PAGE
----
Anderson & Fisher
Films from Los Angeles filmmakers Thom Andersen and Morgan Fisher, presented by Yale Union. Directors in attendance. More info: yaleunion.org. Hollywood Theatre.
The Assassination of Jesse James by the Coward Robert Ford
As evidenced by its chewily purple title, this revisionist western has a lot on its plate—too much, possibly. The result is a film with sustained passages of eerie, Malickian beauty, mixed with increasing stretches of self-conscious artiness. Whether you should see it or not may ultimately depend on your tolerance for shots of windswept wheat and time-lapse clouds. ANDREW WRIGHT Fifth Avenue Cinema.
Beer and Movie Fest
A fest celebrating Portland's vibrant theater pub culture, this year's Beer and Movie Fest (BAM) has an uneven lineup, but the films worth hitting are really worth hitting—like Woody Allen's Annie Hall, Paul Verhoeven's Starship Troopers, and John Woo's Hard Boiled, all of which play this week on 35mm at the Academy. And in the coming weeks, there's Stanley Kubrick's Paths of Glory and Ridley Scott's The Duellists, both screening from digital prints at the Laurelhurst. (The BAM films at the Academy are on 35mm, while those at the Laurelhurst are digital.) The fest's other, less exciting selections include Road House, Kelly's Heroes, and Where Eagles Dare. For more info, see My, What a Busy Week! ERIK HENRIKSEN Academy Theater, Laurelhurst Theater.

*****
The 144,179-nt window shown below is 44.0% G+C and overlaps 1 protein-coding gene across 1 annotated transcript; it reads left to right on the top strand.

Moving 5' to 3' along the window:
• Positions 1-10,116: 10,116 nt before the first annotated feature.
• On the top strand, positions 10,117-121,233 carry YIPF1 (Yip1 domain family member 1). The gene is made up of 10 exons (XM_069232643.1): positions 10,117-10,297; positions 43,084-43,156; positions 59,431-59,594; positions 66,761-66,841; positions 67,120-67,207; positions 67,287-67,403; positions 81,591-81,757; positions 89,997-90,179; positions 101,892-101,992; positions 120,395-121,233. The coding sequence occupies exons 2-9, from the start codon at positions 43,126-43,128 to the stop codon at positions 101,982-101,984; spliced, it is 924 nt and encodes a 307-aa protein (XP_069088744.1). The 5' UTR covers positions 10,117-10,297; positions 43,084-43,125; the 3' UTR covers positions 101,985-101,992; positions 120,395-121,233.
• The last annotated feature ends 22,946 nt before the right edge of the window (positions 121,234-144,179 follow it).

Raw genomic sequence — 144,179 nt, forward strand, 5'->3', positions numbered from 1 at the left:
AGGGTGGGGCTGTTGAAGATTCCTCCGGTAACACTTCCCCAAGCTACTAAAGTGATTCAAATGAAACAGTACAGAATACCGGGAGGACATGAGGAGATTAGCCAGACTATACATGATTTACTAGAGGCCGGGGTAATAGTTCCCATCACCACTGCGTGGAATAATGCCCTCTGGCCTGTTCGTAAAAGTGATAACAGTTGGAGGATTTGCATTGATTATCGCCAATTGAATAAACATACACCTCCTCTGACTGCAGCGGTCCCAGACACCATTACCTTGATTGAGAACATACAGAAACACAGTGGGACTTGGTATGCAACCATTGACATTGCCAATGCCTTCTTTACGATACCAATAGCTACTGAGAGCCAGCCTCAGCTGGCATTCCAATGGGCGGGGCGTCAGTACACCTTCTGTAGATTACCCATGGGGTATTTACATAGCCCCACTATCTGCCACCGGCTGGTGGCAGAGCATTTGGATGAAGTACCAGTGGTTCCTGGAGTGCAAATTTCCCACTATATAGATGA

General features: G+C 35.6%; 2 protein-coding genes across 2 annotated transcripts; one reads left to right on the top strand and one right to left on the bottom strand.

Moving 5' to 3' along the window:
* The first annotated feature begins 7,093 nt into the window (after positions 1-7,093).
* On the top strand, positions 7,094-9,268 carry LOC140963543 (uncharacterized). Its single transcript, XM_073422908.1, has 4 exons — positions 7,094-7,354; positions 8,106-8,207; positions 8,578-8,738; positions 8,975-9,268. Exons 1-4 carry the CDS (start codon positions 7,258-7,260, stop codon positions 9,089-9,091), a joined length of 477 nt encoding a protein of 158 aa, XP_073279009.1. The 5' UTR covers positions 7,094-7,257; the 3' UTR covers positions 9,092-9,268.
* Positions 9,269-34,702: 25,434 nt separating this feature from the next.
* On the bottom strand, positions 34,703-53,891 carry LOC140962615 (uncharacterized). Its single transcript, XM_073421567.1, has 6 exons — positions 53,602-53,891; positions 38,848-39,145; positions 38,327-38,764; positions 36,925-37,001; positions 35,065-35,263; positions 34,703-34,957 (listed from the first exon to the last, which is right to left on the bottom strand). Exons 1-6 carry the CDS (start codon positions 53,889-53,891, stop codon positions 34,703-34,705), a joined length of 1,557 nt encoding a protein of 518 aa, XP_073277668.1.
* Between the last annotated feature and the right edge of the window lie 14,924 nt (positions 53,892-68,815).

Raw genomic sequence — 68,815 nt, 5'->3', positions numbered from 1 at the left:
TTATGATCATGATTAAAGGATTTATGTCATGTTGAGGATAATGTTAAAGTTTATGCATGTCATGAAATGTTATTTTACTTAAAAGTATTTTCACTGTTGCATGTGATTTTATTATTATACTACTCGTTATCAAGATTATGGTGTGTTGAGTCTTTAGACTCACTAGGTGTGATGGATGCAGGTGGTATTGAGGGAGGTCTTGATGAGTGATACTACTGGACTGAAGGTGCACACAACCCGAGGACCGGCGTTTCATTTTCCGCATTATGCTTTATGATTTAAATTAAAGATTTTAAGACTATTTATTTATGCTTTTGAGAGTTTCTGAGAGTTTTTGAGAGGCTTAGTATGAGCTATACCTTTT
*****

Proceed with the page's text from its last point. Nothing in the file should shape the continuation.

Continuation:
Best of Ottawa Animation Festival
Selections from the biggest animation festival in North America. Whitsell Auditorium.
Beyond the Hills
A teenage girl goes to a Romanian monastery to visit her childhood friend. Once there, her mysterious behavior leads the head priest to conclude an exorcism may be necessary. Director Cristian Mungiu (4 Months, 3 Weeks and 2 Days) steadily builds up the bad vibes, to the point where a 360 head spin would come as a relief. Unfortunately, the lengthy running time tends to blunt the considerable impact of the climactic scenes. Still worth seeing, particularly for a masterfully ironic final shot—but a little less may have been more. ANDREW WRIGHT Living Room Theaters.